Two recent news articles highlight issues with the database state and the fallacy of the “nothing to hide, nothing to fear” argument so often used to claim surveillance is not something the law abiding should be worried about.
The first was a report in the Guardian that 17 people had been mistakenly arrested, due to incorrect telephone information or Internet records being provided to the Police or other public bodies investigating crime. The other was an article resulting from a Daily Mail investigation concerning people having county court judgements awarded against them, without them even knowing that proceedings had been issued against them or anything about the court case.
In both these cases information has been processed on individuals without their knowledge and with not even basic checks on the accuracy of the information being made by the Police, security or court services. This in itself scandalous given the serious consequences that both can and have occurred due to incorrect information; however, it also begs the question why such checks were not made?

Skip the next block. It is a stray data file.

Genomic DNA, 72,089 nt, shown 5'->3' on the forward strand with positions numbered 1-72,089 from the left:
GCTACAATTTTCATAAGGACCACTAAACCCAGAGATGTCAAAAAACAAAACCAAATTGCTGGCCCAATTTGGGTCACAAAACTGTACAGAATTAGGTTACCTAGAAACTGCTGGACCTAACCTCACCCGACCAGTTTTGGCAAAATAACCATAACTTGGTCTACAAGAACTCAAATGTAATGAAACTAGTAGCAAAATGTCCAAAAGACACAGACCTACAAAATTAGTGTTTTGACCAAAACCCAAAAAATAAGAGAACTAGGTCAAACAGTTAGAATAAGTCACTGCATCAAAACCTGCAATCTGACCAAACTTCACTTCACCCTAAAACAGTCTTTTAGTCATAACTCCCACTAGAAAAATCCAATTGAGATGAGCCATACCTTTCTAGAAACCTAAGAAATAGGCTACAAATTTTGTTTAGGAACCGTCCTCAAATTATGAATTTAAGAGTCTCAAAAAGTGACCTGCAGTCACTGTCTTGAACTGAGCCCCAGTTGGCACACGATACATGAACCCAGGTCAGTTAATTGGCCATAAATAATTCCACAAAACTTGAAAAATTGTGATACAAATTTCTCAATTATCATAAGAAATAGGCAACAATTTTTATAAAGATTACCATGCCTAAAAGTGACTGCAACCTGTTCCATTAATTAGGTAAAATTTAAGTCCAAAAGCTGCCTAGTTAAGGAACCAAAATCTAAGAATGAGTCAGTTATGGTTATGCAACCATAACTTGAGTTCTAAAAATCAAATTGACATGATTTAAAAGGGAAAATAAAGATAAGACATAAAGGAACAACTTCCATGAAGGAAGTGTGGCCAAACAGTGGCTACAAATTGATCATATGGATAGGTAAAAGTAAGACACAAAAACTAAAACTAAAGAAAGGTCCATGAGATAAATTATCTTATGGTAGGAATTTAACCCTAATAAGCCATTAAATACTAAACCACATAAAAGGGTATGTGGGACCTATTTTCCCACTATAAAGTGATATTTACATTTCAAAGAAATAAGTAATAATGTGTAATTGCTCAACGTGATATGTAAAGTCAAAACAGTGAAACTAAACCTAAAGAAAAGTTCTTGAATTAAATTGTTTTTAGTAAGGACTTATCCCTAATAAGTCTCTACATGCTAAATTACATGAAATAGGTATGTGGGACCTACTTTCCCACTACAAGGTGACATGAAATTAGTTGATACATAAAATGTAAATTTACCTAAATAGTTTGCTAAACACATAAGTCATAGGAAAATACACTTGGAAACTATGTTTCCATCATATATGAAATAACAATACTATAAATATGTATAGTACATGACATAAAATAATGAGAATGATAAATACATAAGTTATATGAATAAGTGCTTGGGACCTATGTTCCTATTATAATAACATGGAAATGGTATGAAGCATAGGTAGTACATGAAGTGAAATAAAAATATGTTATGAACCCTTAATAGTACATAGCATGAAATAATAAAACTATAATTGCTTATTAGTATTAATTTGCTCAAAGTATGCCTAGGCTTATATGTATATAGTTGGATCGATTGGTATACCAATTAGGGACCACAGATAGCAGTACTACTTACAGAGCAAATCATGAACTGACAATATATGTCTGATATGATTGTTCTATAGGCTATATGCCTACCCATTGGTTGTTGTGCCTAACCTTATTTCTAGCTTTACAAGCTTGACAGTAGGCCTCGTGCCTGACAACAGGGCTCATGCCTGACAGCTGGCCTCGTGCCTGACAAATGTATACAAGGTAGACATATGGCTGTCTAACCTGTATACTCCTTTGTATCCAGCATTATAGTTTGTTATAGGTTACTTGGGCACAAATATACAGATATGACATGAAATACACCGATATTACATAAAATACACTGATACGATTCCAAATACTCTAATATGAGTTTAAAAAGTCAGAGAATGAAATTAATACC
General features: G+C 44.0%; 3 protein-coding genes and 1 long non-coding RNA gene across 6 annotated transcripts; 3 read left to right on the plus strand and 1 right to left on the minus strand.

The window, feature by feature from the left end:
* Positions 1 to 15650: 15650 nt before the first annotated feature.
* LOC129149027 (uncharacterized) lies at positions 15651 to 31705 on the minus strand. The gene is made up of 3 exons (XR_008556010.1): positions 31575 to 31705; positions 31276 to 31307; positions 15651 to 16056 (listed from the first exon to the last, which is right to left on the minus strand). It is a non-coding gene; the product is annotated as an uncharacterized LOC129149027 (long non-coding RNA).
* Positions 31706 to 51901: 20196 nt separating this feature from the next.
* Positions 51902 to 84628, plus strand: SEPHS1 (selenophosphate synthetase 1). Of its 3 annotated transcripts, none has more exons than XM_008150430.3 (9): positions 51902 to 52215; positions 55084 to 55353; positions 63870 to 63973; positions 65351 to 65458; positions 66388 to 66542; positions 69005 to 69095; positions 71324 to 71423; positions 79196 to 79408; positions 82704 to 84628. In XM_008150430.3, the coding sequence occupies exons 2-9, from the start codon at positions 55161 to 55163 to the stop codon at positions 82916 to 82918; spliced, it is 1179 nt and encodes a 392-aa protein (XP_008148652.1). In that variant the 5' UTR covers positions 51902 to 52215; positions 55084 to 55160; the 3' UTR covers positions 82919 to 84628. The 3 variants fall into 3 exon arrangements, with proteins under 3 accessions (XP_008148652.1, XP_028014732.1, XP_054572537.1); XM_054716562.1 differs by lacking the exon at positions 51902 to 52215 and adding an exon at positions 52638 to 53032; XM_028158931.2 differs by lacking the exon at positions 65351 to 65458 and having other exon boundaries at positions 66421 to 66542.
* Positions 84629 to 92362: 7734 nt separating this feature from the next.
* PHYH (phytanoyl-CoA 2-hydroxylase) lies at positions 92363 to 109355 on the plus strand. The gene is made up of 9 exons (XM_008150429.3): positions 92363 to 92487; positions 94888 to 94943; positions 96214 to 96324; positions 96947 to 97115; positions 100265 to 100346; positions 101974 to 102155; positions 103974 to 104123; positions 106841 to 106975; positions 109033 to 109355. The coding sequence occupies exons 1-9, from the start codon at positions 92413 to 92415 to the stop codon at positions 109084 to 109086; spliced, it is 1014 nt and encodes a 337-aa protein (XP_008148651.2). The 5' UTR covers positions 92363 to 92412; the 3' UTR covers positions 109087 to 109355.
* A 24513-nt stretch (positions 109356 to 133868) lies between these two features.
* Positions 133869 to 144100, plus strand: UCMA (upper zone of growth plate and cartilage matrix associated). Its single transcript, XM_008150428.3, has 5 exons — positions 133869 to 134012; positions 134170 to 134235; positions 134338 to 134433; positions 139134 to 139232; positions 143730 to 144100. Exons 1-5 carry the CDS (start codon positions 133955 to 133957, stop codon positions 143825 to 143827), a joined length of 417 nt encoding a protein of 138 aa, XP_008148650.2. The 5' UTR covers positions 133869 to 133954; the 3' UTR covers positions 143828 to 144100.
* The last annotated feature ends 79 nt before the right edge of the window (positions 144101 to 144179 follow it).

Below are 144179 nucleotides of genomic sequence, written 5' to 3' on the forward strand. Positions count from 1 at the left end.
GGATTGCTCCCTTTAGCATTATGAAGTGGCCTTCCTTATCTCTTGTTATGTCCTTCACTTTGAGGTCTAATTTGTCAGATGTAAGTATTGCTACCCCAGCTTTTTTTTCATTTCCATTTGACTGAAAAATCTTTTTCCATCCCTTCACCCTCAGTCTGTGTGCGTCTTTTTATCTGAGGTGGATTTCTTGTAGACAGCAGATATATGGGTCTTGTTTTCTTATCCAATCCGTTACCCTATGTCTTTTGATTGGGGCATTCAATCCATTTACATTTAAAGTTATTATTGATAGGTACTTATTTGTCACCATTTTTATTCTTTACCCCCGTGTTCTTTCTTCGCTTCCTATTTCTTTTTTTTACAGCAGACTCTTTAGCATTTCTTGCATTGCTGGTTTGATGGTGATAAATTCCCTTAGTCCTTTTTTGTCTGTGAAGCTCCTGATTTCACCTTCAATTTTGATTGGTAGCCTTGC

Well what is often forgotten is that checking data requires resource (usually people) and this costs money; however, this cost can often offset any financial benefits that, for example, streamlining law enforcement by database may offer. Thus, having to go through a data validation exercise in the above two scenarios will certainly significantly increase costs and may even impact on economic viability. As an example, in a previous post we highlighted how many foreign drivers failed to pay automatic number plate recognition (ANPR) generated fines for the non-payment of tolls for the Dartford River Crossing and showed that even accounting for the loss of income from failure to pay tolls and fines, it was still considerably more cost effective to use ANPR than toll booths with their 100% toll collection rate.
Unfortunately, with the Investigatory Powers bill now almost law and the mass surveillance and data processing that will come with it, incidents like the above are almost certainly going to become routine as given the amount of data that will be generated, it will not be financially viable to undertake detailed validation of the data prior to use.